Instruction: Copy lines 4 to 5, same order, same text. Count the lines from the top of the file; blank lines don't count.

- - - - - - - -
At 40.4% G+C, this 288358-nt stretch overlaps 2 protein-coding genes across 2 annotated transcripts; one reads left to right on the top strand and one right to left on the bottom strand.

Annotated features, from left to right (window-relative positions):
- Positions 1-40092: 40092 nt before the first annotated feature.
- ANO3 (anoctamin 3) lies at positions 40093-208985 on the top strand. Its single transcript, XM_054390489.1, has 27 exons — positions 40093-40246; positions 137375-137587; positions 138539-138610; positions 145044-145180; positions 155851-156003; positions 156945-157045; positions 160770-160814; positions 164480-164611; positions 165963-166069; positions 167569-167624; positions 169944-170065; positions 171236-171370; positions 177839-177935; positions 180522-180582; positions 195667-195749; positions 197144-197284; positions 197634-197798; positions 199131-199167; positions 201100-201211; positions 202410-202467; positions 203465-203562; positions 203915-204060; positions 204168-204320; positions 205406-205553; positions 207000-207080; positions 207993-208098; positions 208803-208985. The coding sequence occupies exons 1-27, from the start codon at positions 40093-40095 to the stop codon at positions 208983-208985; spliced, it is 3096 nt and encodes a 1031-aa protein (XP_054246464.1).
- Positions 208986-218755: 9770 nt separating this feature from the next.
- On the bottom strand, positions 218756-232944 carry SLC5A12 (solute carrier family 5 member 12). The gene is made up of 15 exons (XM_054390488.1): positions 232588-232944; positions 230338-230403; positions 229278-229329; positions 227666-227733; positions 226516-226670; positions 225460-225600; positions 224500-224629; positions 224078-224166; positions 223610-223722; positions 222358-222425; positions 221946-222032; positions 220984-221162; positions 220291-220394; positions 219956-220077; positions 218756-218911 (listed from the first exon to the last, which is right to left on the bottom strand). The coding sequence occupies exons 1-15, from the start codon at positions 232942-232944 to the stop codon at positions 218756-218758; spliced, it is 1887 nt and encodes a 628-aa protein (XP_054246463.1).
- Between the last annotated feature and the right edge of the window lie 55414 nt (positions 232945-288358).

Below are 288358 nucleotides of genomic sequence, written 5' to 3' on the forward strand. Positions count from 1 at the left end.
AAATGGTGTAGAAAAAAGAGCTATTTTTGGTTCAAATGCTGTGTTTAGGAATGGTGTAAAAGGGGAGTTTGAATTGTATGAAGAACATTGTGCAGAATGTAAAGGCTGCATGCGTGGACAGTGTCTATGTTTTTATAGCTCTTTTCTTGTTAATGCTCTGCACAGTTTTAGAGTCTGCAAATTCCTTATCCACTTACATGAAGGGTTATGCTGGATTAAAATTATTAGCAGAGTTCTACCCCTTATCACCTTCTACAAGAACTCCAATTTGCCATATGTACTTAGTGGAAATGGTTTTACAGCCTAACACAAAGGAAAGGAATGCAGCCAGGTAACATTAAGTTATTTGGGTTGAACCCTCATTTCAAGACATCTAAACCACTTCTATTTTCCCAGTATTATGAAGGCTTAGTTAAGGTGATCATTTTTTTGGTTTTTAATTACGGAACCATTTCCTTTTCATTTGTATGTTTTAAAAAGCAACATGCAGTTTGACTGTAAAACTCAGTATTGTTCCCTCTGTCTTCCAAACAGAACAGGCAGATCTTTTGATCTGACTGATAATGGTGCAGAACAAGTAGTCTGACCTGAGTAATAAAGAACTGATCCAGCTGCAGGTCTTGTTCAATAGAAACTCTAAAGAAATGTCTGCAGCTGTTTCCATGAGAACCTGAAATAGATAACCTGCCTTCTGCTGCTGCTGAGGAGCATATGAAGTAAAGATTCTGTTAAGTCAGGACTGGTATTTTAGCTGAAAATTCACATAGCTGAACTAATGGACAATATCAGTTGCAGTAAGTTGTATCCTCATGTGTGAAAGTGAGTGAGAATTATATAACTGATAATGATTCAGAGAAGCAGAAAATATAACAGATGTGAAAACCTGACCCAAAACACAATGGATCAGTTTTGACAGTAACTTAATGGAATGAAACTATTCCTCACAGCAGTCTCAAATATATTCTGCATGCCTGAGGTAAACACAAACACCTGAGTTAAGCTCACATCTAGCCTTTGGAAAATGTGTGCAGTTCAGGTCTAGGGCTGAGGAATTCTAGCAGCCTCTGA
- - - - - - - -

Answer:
- ANO3 (anoctamin 3) lies at positions 40093-208985 on the top strand. Its single transcript, XM_054390489.1, has 27 exons — positions 40093-40246; positions 137375-137587; positions 138539-138610; positions 145044-145180; positions 155851-156003; positions 156945-157045; positions 160770-160814; positions 164480-164611; positions 165963-166069; positions 167569-167624; positions 169944-170065; positions 171236-171370; positions 177839-177935; positions 180522-180582; positions 195667-195749; positions 197144-197284; positions 197634-197798; positions 199131-199167; positions 201100-201211; positions 202410-202467; positions 203465-203562; positions 203915-204060; positions 204168-204320; positions 205406-205553; positions 207000-207080; positions 207993-208098; positions 208803-208985. The coding sequence occupies exons 1-27, from the start codon at positions 40093-40095 to the stop codon at positions 208983-208985; spliced, it is 3096 nt and encodes a 1031-aa protein (XP_054246464.1).
- Positions 208986-218755: 9770 nt separating this feature from the next.